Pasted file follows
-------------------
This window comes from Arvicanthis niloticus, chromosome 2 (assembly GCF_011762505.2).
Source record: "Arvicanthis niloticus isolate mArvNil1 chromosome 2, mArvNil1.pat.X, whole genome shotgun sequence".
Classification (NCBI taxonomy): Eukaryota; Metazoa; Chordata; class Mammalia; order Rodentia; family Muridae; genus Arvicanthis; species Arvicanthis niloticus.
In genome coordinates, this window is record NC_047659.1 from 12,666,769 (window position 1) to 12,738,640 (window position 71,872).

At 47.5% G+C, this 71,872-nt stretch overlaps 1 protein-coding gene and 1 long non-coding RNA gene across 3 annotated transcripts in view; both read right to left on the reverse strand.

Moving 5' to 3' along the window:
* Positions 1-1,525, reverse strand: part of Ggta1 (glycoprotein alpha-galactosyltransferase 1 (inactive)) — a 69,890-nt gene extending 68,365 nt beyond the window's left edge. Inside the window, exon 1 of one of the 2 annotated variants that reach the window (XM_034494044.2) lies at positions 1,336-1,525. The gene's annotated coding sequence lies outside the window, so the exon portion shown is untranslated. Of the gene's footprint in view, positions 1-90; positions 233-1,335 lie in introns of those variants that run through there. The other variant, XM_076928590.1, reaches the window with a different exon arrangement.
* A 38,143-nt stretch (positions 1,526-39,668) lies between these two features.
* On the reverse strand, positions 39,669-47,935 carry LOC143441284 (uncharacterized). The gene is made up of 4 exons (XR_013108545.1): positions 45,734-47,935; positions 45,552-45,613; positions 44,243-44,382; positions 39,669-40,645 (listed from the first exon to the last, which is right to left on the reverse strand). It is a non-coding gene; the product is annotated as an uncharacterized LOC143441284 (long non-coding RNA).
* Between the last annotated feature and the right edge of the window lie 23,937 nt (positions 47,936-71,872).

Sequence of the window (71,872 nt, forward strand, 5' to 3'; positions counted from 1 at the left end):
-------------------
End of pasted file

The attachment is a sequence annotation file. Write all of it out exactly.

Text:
This window comes from Arvicanthis niloticus, chromosome 2 (assembly GCF_011762505.2).
Source record: "Arvicanthis niloticus isolate mArvNil1 chromosome 2, mArvNil1.pat.X, whole genome shotgun sequence".
Classification (NCBI taxonomy): Eukaryota; Metazoa; Chordata; class Mammalia; order Rodentia; family Muridae; genus Arvicanthis; species Arvicanthis niloticus.
In genome coordinates, this window is record NC_047659.1 from 12,666,769 (window position 1) to 12,738,640 (window position 71,872).

At 47.5% G+C, this 71,872-nt stretch overlaps 1 protein-coding gene and 1 long non-coding RNA gene across 3 annotated transcripts in view; both read right to left on the reverse strand.

Moving 5' to 3' along the window:
* Positions 1-1,525, reverse strand: part of Ggta1 (glycoprotein alpha-galactosyltransferase 1 (inactive)) — a 69,890-nt gene extending 68,365 nt beyond the window's left edge. Inside the window, exon 1 of one of the 2 annotated variants that reach the window (XM_034494044.2) lies at positions 1,336-1,525. The gene's annotated coding sequence lies outside the window, so the exon portion shown is untranslated. Of the gene's footprint in view, positions 1-90; positions 233-1,335 lie in introns of those variants that run through there. The other variant, XM_076928590.1, reaches the window with a different exon arrangement.
* A 38,143-nt stretch (positions 1,526-39,668) lies between these two features.
* On the reverse strand, positions 39,669-47,935 carry LOC143441284 (uncharacterized). The gene is made up of 4 exons (XR_013108545.1): positions 45,734-47,935; positions 45,552-45,613; positions 44,243-44,382; positions 39,669-40,645 (listed from the first exon to the last, which is right to left on the reverse strand). It is a non-coding gene; the product is annotated as an uncharacterized LOC143441284 (long non-coding RNA).
* Between the last annotated feature and the right edge of the window lie 23,937 nt (positions 47,936-71,872).

Sequence of the window (71,872 nt, forward strand, 5' to 3'; positions counted from 1 at the left end):